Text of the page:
Every story needs a storyteller. But the same story will be very different depending on who tells it. It isn’t enough to tell a story–we have to decide who tells the story we want to write.
For example, let’s say there’s a fascinating story of a roguish, worldly archeologist who seeks out ancient ruins in dangerous places and leaves a trail of broken hearts in his wake. If he were our storyteller, oh, the exciting stories he could share. Imagine the tales of lush lands, delicious foods, narrow escapes, love affairs and career-defining discoveries! Sounds like a fun, thrilling read, doesn’t it?
Now imagine the same story is being told by the neglected daughter of said aforementioned worldly archeologist. The daughter who was born to one of the man’s many mistresses, who was bounced from boarding house to boarding house, and who saw her father maybe once a year, but knew plenty of his escapades to share them. Hmm…Why do I think that story would be more heart-breaking than thrilling?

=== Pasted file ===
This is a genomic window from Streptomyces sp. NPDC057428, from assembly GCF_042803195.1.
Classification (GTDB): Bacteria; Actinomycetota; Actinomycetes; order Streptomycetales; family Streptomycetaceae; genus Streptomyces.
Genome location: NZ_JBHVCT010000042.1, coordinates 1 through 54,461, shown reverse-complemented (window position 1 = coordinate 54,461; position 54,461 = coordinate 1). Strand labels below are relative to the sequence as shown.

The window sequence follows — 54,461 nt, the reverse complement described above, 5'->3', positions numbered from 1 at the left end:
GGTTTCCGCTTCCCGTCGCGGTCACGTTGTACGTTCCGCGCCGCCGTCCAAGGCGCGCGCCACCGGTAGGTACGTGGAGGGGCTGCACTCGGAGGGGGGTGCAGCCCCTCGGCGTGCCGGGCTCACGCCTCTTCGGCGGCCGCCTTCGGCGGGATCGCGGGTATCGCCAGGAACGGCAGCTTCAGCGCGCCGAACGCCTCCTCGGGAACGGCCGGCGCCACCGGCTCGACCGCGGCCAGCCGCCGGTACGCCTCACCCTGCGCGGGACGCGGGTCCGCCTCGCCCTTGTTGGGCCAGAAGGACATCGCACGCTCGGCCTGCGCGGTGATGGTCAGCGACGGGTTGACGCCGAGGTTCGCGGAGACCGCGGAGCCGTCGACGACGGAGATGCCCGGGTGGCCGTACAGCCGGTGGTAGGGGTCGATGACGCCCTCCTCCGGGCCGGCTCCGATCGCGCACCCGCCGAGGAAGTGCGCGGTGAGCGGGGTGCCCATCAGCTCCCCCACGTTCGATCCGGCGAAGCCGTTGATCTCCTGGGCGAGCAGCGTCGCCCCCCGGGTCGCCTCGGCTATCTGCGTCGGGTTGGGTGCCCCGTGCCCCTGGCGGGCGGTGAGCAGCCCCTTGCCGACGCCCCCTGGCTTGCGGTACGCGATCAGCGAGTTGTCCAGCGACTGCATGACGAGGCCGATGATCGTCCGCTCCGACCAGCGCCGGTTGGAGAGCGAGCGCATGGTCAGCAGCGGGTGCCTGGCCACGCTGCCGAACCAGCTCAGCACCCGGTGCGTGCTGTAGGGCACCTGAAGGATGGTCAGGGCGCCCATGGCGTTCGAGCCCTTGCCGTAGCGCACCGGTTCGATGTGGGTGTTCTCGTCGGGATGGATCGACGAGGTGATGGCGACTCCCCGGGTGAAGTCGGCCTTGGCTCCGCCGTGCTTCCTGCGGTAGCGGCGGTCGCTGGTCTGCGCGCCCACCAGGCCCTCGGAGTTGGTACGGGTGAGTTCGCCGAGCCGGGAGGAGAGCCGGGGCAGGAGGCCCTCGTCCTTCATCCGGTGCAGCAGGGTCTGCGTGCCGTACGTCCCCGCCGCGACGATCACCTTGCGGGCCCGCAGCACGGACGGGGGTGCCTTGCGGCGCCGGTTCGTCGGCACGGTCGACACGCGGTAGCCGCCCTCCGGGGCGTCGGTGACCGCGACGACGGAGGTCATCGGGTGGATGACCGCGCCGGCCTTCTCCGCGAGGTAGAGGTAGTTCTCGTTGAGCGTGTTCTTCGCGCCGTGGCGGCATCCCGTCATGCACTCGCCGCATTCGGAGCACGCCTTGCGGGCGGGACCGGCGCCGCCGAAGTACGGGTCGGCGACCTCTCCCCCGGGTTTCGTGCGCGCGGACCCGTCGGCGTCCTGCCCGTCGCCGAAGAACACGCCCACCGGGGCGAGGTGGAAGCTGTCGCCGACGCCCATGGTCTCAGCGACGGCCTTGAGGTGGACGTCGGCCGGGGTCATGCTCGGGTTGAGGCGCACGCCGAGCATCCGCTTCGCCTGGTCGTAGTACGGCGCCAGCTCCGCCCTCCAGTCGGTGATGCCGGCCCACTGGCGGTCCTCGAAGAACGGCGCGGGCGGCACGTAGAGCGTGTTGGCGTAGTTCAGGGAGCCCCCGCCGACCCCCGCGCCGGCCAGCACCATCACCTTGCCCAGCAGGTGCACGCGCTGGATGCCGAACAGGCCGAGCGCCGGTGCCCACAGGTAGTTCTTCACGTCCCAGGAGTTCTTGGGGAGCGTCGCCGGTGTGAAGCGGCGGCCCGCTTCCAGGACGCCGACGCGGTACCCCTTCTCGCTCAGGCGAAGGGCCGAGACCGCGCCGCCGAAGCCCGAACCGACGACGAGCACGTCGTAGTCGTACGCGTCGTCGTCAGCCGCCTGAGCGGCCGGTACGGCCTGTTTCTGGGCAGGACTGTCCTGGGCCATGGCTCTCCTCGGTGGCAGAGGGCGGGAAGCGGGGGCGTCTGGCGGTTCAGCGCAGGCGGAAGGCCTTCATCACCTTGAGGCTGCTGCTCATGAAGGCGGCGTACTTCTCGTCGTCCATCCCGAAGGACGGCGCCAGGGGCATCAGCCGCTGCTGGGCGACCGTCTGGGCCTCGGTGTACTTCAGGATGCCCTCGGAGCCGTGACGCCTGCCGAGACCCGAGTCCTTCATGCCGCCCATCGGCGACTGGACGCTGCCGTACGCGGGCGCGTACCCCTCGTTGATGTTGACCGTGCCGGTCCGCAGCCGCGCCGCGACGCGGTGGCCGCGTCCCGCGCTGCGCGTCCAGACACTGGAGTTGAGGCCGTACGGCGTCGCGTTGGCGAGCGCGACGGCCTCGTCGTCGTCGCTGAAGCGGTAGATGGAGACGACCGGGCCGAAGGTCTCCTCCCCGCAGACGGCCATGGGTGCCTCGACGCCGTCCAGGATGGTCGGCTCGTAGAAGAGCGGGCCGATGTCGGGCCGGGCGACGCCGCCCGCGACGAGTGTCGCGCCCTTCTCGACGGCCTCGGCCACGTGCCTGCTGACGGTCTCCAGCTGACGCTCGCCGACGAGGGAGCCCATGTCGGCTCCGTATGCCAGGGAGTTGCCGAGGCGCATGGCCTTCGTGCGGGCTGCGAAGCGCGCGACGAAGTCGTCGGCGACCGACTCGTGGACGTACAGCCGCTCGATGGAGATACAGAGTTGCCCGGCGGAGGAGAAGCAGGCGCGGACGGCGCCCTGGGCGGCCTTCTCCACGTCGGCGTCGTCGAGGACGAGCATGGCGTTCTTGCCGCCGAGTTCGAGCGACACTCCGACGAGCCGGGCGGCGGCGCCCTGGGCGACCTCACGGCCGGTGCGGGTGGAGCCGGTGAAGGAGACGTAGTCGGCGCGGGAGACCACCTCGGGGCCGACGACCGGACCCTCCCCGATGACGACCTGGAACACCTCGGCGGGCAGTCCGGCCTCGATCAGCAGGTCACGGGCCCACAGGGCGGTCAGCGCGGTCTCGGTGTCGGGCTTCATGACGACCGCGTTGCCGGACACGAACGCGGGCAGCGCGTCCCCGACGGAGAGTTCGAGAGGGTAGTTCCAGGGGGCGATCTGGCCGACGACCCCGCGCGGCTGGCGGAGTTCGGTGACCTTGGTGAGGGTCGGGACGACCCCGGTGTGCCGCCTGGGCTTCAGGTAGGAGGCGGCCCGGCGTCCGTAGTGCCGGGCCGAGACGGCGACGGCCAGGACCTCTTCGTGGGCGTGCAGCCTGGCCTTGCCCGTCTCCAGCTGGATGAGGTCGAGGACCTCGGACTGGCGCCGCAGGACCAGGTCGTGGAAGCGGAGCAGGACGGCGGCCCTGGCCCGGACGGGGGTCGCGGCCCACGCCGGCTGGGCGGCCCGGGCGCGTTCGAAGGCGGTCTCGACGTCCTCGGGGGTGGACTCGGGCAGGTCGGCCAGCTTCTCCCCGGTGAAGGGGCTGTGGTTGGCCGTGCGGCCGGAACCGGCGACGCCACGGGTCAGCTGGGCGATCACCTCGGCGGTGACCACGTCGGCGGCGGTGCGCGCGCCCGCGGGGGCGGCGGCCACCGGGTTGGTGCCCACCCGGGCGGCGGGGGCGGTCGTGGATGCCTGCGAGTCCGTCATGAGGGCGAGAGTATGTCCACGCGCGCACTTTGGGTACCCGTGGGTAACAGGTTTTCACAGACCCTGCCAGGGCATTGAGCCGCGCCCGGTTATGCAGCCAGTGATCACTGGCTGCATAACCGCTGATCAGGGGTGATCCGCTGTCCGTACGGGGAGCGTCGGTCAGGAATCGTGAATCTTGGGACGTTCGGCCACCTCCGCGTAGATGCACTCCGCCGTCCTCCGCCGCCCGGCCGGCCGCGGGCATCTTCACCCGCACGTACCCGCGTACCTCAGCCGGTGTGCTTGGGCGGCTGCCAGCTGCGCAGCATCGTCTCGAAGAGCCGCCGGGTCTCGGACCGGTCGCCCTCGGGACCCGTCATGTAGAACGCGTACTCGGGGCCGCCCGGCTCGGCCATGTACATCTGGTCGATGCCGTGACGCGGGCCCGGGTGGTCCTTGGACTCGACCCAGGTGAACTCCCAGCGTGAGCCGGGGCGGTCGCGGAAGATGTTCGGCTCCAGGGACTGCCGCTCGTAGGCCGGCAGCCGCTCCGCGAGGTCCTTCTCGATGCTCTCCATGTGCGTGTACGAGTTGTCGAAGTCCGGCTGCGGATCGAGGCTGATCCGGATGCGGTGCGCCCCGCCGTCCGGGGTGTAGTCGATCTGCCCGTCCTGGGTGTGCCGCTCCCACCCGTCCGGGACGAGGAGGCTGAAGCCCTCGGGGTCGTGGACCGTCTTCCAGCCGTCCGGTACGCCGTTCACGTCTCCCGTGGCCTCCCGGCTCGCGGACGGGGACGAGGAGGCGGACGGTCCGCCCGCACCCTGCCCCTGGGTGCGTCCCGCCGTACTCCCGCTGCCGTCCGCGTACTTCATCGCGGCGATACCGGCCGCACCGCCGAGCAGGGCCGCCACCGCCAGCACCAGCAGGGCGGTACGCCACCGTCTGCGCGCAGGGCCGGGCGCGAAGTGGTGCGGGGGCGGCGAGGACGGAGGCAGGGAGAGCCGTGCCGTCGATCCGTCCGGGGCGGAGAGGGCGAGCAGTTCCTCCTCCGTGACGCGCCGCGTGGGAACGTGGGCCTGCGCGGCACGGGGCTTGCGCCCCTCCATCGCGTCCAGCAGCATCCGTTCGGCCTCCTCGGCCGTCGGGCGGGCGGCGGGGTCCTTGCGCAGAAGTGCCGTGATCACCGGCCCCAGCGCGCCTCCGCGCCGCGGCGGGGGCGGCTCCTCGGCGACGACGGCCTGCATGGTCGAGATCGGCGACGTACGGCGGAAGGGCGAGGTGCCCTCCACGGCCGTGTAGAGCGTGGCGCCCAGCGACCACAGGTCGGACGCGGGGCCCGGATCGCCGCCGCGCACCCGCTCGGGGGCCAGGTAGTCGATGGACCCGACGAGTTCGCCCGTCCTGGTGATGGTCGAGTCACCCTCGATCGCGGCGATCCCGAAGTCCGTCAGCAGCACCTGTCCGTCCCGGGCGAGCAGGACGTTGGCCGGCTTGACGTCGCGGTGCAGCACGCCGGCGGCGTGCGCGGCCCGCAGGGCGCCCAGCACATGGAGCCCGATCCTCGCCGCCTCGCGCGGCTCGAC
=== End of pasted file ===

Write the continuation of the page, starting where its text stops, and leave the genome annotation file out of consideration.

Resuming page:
So who should tell this story? There are, of course, options to point of view. In third person, you could present both narratives, the father and the daughter, but maybe you’d rather choose one and use first person. To be simplistic for a moment, let’s say you want to write a thriller–so you might choose the father as storyteller. But if you are inclined to write the story of a daughter’s search to reconnect with her absent father, a story clearly more based on emotional impact, you would choose to have the daughter be the storyteller. Or maybe, just maybe, there’s a way to do both. The point is that the same story can be told and impact the reader in very different ways depending on which character tells it.
And this is reason number 12,004 why I love writing.